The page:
Pelican Bomb Executive Director Cameron Shaw talks with Deana Haggag about the process of deciding when it’s time to close a nonprofit organization.
I met Deana Haggag in 2016 at a Common Field Convening in Miami, but her reputation preceded her. In 2013, Haggag had joined The Contemporary in Baltimore as its executive director and sole employee. The organization, which began as a roving exhibition program in 1989, had been on hiatus for over a year due to financial difficulties, and Haggag, along with a reinvigorated board, had been celebrated for bringing back The Contemporary. With the help of the young staff she developed (Haggag herself was not yet 30), she energized its early programs and expanded its purview to include free artist talks, a dynamic teen program, and even a weekend-long retreat for 50 Baltimore-area artists.
In 2017, Haggag left The Contemporary to become President and CEO of United States Artists, a national organization that gives grants to artists of all disciplines. Leading up to her departure, The Contemporary again began to question its longevity, initiating talks of sunsetting before falling into limbo. A note from the board on the organization’s website states that they are currently reconsidering The Contemporary’s structure, programming, and finances before reopening in the future.
Haggag was one of the first people I heard talk publicly about the intentional approach to nonprofit closure known as sunsetting, its theories, and practicalities, and she was one of the first people I spoke with at length when I began to question whether Pelican Bomb’s time for such a process had come. In our final week of publishing, I sat down with Haggag to address the sometimes difficult topics she and others were discussing at The Contemporary and the importance of thinking about the end.
Cameron Shaw: What is your definition of a sunset?
Deana Haggag: We are using the term in relationship to nonprofit culture, right? My definition of a sunset is a slow, intentional closing or exiting. Let me rephrase this—It is the closing of an organization in a manner that is timed appropriately to the promises and the orientation that it holds in its community. In the case of how I have thought of that in my own practice, usually that means the slow closing of an organization and its programs. I think that stands in opposition to the shutting down or ending of an organization suddenly.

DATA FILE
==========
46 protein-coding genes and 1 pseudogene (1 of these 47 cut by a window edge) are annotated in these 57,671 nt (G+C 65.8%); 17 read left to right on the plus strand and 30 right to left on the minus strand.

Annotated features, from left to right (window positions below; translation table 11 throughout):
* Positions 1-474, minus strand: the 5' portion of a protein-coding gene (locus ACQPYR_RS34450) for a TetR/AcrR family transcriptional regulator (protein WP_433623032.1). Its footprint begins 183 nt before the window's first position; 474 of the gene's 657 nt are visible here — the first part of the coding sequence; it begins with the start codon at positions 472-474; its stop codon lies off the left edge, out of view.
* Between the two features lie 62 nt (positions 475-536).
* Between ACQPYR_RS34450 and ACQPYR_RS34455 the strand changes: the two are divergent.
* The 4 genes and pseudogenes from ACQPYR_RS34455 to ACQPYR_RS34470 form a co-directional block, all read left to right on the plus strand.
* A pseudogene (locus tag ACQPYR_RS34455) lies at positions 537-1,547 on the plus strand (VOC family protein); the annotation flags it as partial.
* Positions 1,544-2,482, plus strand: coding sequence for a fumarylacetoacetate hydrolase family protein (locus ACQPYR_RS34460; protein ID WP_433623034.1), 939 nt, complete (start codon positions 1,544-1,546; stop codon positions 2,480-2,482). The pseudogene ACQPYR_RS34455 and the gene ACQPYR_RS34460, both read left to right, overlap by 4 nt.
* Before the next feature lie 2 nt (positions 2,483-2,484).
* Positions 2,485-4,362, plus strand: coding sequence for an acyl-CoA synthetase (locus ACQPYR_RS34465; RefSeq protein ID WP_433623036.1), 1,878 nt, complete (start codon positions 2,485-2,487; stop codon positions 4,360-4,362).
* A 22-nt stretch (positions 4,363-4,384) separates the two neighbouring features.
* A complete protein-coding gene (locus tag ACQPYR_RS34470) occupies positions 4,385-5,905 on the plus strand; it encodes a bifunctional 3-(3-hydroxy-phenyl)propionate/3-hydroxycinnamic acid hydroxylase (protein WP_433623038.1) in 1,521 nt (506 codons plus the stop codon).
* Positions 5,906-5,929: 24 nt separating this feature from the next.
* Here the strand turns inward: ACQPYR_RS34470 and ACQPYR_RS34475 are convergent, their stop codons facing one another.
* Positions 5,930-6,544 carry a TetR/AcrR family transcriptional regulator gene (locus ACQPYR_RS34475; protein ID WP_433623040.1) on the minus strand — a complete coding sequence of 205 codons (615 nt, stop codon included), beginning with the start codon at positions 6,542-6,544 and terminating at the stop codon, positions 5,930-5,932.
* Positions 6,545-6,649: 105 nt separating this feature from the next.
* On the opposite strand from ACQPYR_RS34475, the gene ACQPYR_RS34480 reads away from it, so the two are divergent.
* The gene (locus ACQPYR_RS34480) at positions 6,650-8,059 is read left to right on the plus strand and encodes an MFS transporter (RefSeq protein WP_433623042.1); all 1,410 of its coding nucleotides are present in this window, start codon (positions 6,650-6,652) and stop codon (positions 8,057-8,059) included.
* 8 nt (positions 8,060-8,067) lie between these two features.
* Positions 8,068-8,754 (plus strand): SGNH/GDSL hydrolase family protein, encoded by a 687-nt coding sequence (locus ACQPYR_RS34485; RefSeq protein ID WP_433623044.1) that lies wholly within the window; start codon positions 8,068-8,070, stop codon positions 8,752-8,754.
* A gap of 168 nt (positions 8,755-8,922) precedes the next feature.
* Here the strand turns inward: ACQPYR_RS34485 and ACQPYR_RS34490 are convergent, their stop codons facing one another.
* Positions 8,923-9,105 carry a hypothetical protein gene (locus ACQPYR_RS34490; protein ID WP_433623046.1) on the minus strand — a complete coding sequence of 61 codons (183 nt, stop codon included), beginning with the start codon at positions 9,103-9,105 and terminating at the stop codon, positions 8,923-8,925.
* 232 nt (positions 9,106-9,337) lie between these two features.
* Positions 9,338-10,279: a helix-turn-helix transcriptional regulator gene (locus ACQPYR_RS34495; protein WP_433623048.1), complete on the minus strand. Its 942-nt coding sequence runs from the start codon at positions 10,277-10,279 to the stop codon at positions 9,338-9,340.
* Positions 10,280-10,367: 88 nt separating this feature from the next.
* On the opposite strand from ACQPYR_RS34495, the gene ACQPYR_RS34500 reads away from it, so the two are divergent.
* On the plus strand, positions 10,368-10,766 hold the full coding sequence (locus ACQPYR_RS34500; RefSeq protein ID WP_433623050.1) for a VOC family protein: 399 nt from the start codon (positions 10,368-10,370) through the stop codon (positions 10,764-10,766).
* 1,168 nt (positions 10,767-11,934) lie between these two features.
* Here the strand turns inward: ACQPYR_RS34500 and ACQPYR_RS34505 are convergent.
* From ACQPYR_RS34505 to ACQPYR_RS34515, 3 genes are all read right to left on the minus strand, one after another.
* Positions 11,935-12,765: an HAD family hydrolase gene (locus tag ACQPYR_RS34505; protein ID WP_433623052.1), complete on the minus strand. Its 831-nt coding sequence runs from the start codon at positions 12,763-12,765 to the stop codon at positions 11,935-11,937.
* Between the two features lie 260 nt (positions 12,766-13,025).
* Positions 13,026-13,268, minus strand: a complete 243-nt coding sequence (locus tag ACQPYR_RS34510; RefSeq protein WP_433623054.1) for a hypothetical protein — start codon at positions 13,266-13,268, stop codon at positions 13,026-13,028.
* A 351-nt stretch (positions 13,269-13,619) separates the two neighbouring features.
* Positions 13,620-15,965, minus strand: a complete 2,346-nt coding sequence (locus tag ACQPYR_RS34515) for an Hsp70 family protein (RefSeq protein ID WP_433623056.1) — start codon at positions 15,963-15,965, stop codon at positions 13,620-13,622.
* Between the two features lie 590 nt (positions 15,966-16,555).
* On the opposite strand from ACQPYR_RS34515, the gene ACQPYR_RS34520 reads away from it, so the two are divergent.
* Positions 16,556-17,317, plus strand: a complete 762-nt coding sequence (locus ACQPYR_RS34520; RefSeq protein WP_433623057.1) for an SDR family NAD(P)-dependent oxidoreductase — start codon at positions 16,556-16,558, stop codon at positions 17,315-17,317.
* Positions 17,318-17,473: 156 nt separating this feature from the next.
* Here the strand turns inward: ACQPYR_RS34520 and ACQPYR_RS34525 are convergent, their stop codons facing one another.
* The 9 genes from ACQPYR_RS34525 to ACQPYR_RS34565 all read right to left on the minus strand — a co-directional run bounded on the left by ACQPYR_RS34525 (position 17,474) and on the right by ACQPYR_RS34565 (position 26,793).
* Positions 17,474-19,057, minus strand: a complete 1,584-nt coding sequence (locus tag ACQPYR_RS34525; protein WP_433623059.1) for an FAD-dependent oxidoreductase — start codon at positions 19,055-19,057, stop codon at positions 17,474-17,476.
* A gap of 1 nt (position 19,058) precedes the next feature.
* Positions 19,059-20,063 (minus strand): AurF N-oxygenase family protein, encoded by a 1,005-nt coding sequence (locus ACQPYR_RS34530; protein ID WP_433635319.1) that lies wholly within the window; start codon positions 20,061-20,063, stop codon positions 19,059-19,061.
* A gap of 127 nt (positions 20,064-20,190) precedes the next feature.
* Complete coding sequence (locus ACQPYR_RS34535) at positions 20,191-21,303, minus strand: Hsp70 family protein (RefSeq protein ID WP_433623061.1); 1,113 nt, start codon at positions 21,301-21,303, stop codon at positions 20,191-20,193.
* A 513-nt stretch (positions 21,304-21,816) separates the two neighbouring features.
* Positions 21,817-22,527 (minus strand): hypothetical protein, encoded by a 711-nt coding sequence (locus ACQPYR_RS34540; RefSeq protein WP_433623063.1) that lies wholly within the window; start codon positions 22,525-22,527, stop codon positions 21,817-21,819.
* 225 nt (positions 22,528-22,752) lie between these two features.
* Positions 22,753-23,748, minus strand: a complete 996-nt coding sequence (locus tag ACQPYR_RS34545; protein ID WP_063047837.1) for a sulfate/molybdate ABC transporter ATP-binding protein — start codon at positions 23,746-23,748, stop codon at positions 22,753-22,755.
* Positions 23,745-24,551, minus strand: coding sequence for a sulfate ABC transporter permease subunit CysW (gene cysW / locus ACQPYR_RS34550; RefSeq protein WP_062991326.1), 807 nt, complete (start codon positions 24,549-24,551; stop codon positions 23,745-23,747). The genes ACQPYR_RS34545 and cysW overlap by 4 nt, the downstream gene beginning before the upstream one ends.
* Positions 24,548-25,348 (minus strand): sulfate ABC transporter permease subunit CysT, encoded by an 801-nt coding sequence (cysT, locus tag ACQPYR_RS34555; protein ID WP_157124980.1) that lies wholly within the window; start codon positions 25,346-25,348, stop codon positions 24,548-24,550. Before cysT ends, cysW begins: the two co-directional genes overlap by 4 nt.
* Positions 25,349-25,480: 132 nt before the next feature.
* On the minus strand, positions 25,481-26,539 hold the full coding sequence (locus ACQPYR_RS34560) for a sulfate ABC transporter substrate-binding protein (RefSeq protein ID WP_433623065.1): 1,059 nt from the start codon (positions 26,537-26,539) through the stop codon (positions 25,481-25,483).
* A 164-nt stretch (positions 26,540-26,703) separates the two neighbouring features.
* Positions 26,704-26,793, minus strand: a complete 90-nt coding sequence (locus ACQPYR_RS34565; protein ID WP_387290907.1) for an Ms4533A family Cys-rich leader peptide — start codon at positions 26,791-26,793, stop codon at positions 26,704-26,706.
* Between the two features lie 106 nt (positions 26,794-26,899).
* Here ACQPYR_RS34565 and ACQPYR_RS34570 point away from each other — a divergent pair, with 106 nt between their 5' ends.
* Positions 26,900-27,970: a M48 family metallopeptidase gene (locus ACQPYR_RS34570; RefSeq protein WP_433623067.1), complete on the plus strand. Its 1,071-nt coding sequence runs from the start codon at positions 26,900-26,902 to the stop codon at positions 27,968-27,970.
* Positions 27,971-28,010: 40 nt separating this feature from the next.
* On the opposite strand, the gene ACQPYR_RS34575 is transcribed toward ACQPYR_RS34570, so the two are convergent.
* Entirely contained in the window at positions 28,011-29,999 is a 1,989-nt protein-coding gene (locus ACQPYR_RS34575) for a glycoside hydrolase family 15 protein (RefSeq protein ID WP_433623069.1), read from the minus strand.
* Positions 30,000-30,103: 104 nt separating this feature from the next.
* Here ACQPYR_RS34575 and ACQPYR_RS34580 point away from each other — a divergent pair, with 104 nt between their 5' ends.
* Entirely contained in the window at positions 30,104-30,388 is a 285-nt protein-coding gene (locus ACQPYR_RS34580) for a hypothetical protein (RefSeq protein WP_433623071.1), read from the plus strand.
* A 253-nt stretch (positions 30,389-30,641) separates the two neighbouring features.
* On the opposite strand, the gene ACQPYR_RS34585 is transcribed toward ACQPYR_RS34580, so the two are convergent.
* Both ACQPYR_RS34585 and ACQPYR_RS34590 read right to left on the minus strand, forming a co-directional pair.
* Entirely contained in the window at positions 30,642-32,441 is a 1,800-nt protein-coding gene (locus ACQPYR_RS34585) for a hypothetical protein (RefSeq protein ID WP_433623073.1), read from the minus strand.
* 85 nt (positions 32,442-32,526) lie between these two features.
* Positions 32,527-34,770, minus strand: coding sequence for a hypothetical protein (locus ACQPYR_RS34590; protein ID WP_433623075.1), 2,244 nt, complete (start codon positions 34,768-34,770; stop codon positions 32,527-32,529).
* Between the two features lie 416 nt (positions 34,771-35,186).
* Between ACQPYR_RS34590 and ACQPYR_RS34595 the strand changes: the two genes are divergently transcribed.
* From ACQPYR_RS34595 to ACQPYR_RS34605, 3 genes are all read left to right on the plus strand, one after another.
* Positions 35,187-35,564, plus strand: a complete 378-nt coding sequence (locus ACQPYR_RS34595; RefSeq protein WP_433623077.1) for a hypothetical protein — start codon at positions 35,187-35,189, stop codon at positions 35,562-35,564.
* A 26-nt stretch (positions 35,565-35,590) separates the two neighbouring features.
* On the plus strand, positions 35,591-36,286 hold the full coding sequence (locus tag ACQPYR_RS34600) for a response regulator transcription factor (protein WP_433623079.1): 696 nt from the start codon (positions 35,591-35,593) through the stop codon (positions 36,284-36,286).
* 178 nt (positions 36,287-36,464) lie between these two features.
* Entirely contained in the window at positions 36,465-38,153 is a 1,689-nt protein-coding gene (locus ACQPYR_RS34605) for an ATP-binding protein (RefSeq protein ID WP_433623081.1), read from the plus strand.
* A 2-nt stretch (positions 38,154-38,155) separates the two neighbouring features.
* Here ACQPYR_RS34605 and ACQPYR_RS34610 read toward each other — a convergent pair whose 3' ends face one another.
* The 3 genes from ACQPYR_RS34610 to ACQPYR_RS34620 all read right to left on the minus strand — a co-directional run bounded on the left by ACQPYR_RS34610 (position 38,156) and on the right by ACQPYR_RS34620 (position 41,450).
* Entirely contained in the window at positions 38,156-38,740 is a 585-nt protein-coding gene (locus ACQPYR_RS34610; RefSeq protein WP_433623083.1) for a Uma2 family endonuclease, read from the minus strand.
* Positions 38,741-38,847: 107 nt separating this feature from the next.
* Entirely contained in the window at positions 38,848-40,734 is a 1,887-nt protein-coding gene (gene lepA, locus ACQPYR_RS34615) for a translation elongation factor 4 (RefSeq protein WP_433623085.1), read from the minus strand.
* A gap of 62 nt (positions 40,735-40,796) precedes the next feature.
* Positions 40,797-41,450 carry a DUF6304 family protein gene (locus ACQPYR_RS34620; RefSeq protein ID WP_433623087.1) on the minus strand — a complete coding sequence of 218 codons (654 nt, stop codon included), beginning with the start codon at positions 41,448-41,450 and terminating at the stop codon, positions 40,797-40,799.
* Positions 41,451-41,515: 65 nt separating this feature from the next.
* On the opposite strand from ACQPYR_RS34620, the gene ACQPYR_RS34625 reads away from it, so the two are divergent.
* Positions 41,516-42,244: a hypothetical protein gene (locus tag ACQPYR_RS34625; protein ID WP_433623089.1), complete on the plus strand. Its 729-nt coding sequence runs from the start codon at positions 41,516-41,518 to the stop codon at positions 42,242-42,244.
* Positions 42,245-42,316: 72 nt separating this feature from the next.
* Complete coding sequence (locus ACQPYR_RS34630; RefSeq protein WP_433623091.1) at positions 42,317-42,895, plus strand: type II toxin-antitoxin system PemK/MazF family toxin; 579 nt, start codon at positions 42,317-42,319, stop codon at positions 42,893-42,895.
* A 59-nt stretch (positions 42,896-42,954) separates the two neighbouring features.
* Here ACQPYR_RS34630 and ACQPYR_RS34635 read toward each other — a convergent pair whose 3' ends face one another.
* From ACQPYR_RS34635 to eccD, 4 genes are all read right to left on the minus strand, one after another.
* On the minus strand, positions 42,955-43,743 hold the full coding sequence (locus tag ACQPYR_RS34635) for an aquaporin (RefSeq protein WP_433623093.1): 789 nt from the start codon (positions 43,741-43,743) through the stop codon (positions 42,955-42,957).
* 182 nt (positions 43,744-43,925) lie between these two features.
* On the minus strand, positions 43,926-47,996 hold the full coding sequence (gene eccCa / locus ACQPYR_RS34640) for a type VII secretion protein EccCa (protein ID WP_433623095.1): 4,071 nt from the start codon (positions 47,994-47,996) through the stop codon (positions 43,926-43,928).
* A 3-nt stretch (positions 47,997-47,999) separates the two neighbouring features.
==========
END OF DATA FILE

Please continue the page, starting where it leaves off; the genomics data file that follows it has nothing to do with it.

CS: For me, that’s one of the major differentiations—that it’s something that is premeditated. It doesn’t happen under duress. And rather than taking fully external considerations into play—like running out of money, an eviction, or some other pressure from the outside—I think a sunset really is the result of an internal process.
You spoke about sunsets in a panel with your mentor Elissa Blount Moorhead at the 2017 Common Field Convening in Los Angeles. Did she work to sunset an organization?
DH: Yeah, she did. She and her co-founders sunset Red Clay Arts in Brooklyn. The first part of my work with Elissa was about knowing when to ask questions. Knowing that you should sunset is half the battle, knowing when to make sure that your organization is not occupying space it should not, and that the arc of it is ending. The second part of our work has been thinking about ethical ways to do that. We’re using the word sunset for a reason. Like it’s not a power outage. At The Contemporary, we weren’t sitting there and suddenly the lights went off. It was more like, quite literally, watching the sunset, watching a sort of slow thing.
Another way I’ve thought about it is that there should be no collateral damage in the close. And that does not mean that a community or audience won’t be disappointed. I think that’s okay; people can still be disappointed that something they appreciate in their community is ending. One reason we were so adamant about the value of sunsets is that it’s essentially trying to offset collateral damage, as much as one can. Try to take your publics with you, try to take your audience with you so that you’re telling them at every moment when this thing is coming and what they should anticipate in the time in between, and what will happen after it closes. That to me feels totally different than, We ran out of money and we’re closing tomorrow. Goodbye forever.
CS: What are those types of collateral damage?
DH: In my experience, oftentimes when organizations close suddenly, there have been promises that are made that they cannot keep now, like certain programs that were already planned, certain exhibitions that were already coming, or in some instances, were already up. Things where expectations are not met. One question to ask is how to close and still fulfill every promise you’ve made to the best of your ability.
CS: These were some of the most important things for us in thinking about the timing of Pelican Bomb’s closing—what were the things we’d agreed to accomplish and what were the things that we, as an organization, wanted to accomplish to feel like we were closing in a manner that was both thoughtful and showed respect to our community. And also what our final programs could be that would either feel like a culmination of our work or be part of a legacy that we would like to pass on, for someone else to pick up the torch, even if they wanted to use the torch to light something totally different.